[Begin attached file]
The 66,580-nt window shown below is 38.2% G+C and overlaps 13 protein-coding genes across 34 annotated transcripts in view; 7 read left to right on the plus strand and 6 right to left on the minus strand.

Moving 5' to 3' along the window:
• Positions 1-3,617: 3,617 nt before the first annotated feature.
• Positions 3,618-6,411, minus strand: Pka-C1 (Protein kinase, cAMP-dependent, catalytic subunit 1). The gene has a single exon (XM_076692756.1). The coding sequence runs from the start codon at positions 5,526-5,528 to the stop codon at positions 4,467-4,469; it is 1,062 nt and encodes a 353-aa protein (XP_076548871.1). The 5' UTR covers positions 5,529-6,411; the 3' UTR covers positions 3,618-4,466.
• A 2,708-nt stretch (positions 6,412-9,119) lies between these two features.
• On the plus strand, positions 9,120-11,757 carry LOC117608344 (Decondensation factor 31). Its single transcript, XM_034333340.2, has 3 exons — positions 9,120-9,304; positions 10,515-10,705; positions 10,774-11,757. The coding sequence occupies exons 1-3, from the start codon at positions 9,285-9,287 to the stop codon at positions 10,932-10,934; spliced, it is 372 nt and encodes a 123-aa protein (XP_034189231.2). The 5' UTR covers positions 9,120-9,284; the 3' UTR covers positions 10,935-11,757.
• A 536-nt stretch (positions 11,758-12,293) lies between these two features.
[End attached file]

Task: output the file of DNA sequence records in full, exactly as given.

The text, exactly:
The 66,580-nt window shown below is 38.2% G+C and overlaps 13 protein-coding genes across 34 annotated transcripts in view; 7 read left to right on the plus strand and 6 right to left on the minus strand.

Moving 5' to 3' along the window:
• Positions 1-3,617: 3,617 nt before the first annotated feature.
• Positions 3,618-6,411, minus strand: Pka-C1 (Protein kinase, cAMP-dependent, catalytic subunit 1). The gene has a single exon (XM_076692756.1). The coding sequence runs from the start codon at positions 5,526-5,528 to the stop codon at positions 4,467-4,469; it is 1,062 nt and encodes a 353-aa protein (XP_076548871.1). The 5' UTR covers positions 5,529-6,411; the 3' UTR covers positions 3,618-4,466.
• A 2,708-nt stretch (positions 6,412-9,119) lies between these two features.
• On the plus strand, positions 9,120-11,757 carry LOC117608344 (Decondensation factor 31). Its single transcript, XM_034333340.2, has 3 exons — positions 9,120-9,304; positions 10,515-10,705; positions 10,774-11,757. The coding sequence occupies exons 1-3, from the start codon at positions 9,285-9,287 to the stop codon at positions 10,932-10,934; spliced, it is 372 nt and encodes a 123-aa protein (XP_034189231.2). The 5' UTR covers positions 9,120-9,284; the 3' UTR covers positions 10,935-11,757.
• A 536-nt stretch (positions 11,758-12,293) lies between these two features.